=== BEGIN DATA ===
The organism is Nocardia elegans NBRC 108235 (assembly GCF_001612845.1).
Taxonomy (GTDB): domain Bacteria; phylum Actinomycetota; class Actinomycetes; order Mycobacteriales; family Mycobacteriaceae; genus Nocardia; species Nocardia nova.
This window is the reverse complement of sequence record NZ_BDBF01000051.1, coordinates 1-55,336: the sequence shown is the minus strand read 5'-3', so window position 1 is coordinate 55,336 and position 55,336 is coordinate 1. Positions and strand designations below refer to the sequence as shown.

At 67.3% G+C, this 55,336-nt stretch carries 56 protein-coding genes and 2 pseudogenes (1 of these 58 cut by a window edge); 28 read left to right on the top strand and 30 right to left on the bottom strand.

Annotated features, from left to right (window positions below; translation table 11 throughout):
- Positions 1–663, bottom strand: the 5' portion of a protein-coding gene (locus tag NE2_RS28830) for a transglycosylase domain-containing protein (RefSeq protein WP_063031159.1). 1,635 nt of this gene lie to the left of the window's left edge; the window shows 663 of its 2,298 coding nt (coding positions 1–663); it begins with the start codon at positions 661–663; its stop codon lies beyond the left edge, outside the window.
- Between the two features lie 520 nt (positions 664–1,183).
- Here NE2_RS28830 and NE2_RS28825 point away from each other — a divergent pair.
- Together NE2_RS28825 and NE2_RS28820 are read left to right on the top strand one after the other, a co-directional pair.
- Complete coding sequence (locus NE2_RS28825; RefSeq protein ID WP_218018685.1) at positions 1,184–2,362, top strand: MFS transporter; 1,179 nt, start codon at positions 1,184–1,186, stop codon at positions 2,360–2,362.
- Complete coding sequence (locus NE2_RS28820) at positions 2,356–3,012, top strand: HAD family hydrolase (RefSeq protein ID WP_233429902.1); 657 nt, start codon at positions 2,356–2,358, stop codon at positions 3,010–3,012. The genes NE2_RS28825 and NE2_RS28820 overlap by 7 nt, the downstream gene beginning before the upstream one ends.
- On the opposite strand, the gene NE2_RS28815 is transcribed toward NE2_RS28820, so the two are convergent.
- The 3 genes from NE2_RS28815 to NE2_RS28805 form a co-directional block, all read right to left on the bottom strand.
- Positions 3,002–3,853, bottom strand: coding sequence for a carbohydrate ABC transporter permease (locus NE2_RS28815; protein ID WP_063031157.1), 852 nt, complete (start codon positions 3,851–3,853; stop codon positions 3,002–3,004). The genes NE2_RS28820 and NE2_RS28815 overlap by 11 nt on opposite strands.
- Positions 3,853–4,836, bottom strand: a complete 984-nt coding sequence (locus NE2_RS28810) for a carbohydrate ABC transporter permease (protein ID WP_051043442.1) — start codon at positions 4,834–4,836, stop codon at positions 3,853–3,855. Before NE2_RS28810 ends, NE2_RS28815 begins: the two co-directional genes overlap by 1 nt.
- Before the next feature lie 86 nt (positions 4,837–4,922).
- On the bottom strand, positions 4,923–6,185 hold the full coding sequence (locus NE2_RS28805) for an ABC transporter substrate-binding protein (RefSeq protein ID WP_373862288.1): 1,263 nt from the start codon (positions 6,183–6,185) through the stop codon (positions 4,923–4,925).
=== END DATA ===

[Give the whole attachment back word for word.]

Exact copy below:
The organism is Nocardia elegans NBRC 108235 (assembly GCF_001612845.1).
Taxonomy (GTDB): domain Bacteria; phylum Actinomycetota; class Actinomycetes; order Mycobacteriales; family Mycobacteriaceae; genus Nocardia; species Nocardia nova.
This window is the reverse complement of sequence record NZ_BDBF01000051.1, coordinates 1-55,336: the sequence shown is the minus strand read 5'-3', so window position 1 is coordinate 55,336 and position 55,336 is coordinate 1. Positions and strand designations below refer to the sequence as shown.

At 67.3% G+C, this 55,336-nt stretch carries 56 protein-coding genes and 2 pseudogenes (1 of these 58 cut by a window edge); 28 read left to right on the top strand and 30 right to left on the bottom strand.

Annotated features, from left to right (window positions below; translation table 11 throughout):
- Positions 1–663, bottom strand: the 5' portion of a protein-coding gene (locus tag NE2_RS28830) for a transglycosylase domain-containing protein (RefSeq protein WP_063031159.1). 1,635 nt of this gene lie to the left of the window's left edge; the window shows 663 of its 2,298 coding nt (coding positions 1–663); it begins with the start codon at positions 661–663; its stop codon lies beyond the left edge, outside the window.
- Between the two features lie 520 nt (positions 664–1,183).
- Here NE2_RS28830 and NE2_RS28825 point away from each other — a divergent pair.
- Together NE2_RS28825 and NE2_RS28820 are read left to right on the top strand one after the other, a co-directional pair.
- Complete coding sequence (locus NE2_RS28825; RefSeq protein ID WP_218018685.1) at positions 1,184–2,362, top strand: MFS transporter; 1,179 nt, start codon at positions 1,184–1,186, stop codon at positions 2,360–2,362.
- Complete coding sequence (locus NE2_RS28820) at positions 2,356–3,012, top strand: HAD family hydrolase (RefSeq protein ID WP_233429902.1); 657 nt, start codon at positions 2,356–2,358, stop codon at positions 3,010–3,012. The genes NE2_RS28825 and NE2_RS28820 overlap by 7 nt, the downstream gene beginning before the upstream one ends.
- On the opposite strand, the gene NE2_RS28815 is transcribed toward NE2_RS28820, so the two are convergent.
- The 3 genes from NE2_RS28815 to NE2_RS28805 form a co-directional block, all read right to left on the bottom strand.
- Positions 3,002–3,853, bottom strand: coding sequence for a carbohydrate ABC transporter permease (locus NE2_RS28815; protein ID WP_063031157.1), 852 nt, complete (start codon positions 3,851–3,853; stop codon positions 3,002–3,004). The genes NE2_RS28820 and NE2_RS28815 overlap by 11 nt on opposite strands.
- Positions 3,853–4,836, bottom strand: a complete 984-nt coding sequence (locus NE2_RS28810) for a carbohydrate ABC transporter permease (protein ID WP_051043442.1) — start codon at positions 4,834–4,836, stop codon at positions 3,853–3,855. Before NE2_RS28810 ends, NE2_RS28815 begins: the two co-directional genes overlap by 1 nt.
- Before the next feature lie 86 nt (positions 4,837–4,922).
- On the bottom strand, positions 4,923–6,185 hold the full coding sequence (locus NE2_RS28805) for an ABC transporter substrate-binding protein (RefSeq protein ID WP_373862288.1): 1,263 nt from the start codon (positions 6,183–6,185) through the stop codon (positions 4,923–4,925).